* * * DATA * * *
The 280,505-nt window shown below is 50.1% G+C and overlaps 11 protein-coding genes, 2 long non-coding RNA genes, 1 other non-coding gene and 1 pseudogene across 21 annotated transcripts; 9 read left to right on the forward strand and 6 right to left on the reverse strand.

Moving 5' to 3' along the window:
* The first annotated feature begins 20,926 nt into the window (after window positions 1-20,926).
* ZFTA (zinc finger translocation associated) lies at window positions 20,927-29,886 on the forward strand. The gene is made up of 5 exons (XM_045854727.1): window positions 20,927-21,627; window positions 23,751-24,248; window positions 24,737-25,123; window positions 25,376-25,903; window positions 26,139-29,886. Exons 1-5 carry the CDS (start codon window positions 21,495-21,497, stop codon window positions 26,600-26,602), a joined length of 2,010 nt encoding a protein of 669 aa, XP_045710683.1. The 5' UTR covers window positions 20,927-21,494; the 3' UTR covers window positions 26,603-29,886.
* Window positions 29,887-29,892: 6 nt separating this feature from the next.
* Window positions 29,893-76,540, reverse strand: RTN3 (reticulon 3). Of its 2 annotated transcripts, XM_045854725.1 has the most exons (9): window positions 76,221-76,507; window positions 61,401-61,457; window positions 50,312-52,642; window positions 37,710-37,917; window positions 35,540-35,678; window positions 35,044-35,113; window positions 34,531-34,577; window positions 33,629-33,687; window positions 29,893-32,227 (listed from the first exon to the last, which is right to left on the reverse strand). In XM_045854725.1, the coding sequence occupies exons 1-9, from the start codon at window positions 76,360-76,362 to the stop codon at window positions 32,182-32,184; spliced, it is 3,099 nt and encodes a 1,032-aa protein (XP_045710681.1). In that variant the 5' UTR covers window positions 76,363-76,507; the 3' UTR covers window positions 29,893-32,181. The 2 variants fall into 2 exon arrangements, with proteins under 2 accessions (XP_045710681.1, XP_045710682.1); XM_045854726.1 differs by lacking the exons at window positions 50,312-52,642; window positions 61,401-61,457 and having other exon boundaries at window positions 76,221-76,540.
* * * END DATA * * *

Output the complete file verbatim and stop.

The 280,505-nt window shown below is 50.1% G+C and overlaps 11 protein-coding genes, 2 long non-coding RNA genes, 1 other non-coding gene and 1 pseudogene across 21 annotated transcripts; 9 read left to right on the forward strand and 6 right to left on the reverse strand.

Moving 5' to 3' along the window:
* The first annotated feature begins 20,926 nt into the window (after window positions 1-20,926).
* ZFTA (zinc finger translocation associated) lies at window positions 20,927-29,886 on the forward strand. The gene is made up of 5 exons (XM_045854727.1): window positions 20,927-21,627; window positions 23,751-24,248; window positions 24,737-25,123; window positions 25,376-25,903; window positions 26,139-29,886. Exons 1-5 carry the CDS (start codon window positions 21,495-21,497, stop codon window positions 26,600-26,602), a joined length of 2,010 nt encoding a protein of 669 aa, XP_045710683.1. The 5' UTR covers window positions 20,927-21,494; the 3' UTR covers window positions 26,603-29,886.
* Window positions 29,887-29,892: 6 nt separating this feature from the next.
* Window positions 29,893-76,540, reverse strand: RTN3 (reticulon 3). Of its 2 annotated transcripts, XM_045854725.1 has the most exons (9): window positions 76,221-76,507; window positions 61,401-61,457; window positions 50,312-52,642; window positions 37,710-37,917; window positions 35,540-35,678; window positions 35,044-35,113; window positions 34,531-34,577; window positions 33,629-33,687; window positions 29,893-32,227 (listed from the first exon to the last, which is right to left on the reverse strand). In XM_045854725.1, the coding sequence occupies exons 1-9, from the start codon at window positions 76,360-76,362 to the stop codon at window positions 32,182-32,184; spliced, it is 3,099 nt and encodes a 1,032-aa protein (XP_045710681.1). In that variant the 5' UTR covers window positions 76,363-76,507; the 3' UTR covers window positions 29,893-32,181. The 2 variants fall into 2 exon arrangements, with proteins under 2 accessions (XP_045710681.1, XP_045710682.1); XM_045854726.1 differs by lacking the exons at window positions 50,312-52,642; window positions 61,401-61,457 and having other exon boundaries at window positions 76,221-76,540.